In The Neuroscientist : a review journal bringing neurobiology, neurology and psychiatry
Mossy fiber input to the cerebellum is received by granule cells where it is thought to be recoded into internal signals received by Purkinje cells, which alone carry the output of the cerebellar cortex. In any neural network, variables are contained in groups of signals as well as signals themselves-which cells are active and how many, for example, and statistical variables coded in rates, such as the mean and range, and which rates are strongly represented, in a defined population. We argue that the primary function of recoding is to confine translation to an effect of some variables and not others-both where input is recoded into internal signals and the translation downstream of internal signals into an effect on Purkinje cells. The cull of variables is harsh. Internal signaling is group coded. This allows coding to exploit statistics for a reliable and precise effect despite needing to work with high-dimensional input which is a highly unpredictably variable. An important effect is to normalize eclectic input signals, so that the basic, repeating cerebellar circuit, preserved across taxa, does not need to specialize (within regional variations). With this model, there is no need to slavishly conserve or compute data coded in single signals. If we are correct, a learning algorithm-for years, a mainstay of cerebellar modeling-would be redundant.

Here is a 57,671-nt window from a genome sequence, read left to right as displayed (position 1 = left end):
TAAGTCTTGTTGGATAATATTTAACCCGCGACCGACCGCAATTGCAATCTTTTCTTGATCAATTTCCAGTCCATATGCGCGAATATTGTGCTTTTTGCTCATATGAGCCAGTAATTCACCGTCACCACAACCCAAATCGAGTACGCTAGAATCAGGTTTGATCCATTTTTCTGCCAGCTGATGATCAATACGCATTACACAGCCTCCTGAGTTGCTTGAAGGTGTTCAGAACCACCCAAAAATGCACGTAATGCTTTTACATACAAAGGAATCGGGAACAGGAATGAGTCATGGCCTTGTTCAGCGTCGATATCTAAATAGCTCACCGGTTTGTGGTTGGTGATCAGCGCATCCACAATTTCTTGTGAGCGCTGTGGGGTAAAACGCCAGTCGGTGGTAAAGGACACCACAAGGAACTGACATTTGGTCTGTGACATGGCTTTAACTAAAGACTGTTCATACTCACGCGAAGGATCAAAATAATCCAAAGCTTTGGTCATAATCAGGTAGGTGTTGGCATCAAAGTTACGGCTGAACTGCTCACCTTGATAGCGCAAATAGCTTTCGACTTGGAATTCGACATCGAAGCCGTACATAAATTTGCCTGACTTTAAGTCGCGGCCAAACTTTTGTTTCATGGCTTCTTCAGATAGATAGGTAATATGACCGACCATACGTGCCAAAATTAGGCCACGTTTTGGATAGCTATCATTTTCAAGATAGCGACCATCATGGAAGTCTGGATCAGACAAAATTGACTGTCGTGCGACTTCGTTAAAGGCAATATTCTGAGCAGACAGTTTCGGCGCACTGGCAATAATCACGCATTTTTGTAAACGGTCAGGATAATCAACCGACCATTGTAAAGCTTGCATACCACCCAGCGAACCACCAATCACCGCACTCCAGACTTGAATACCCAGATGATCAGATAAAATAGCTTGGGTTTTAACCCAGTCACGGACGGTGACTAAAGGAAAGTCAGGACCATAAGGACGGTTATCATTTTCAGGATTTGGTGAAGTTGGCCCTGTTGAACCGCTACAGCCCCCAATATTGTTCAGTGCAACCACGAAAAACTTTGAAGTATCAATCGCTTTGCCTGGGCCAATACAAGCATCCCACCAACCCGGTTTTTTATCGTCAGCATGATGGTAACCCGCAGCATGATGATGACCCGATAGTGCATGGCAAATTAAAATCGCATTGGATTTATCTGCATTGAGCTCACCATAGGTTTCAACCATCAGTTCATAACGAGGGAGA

Gilbert Mike, Chris Miall R
Golgi cell, Purkinje cell, cerebellum, coding, granular layer, granule cell, mossy fiber, parallel fiber, recoding, theory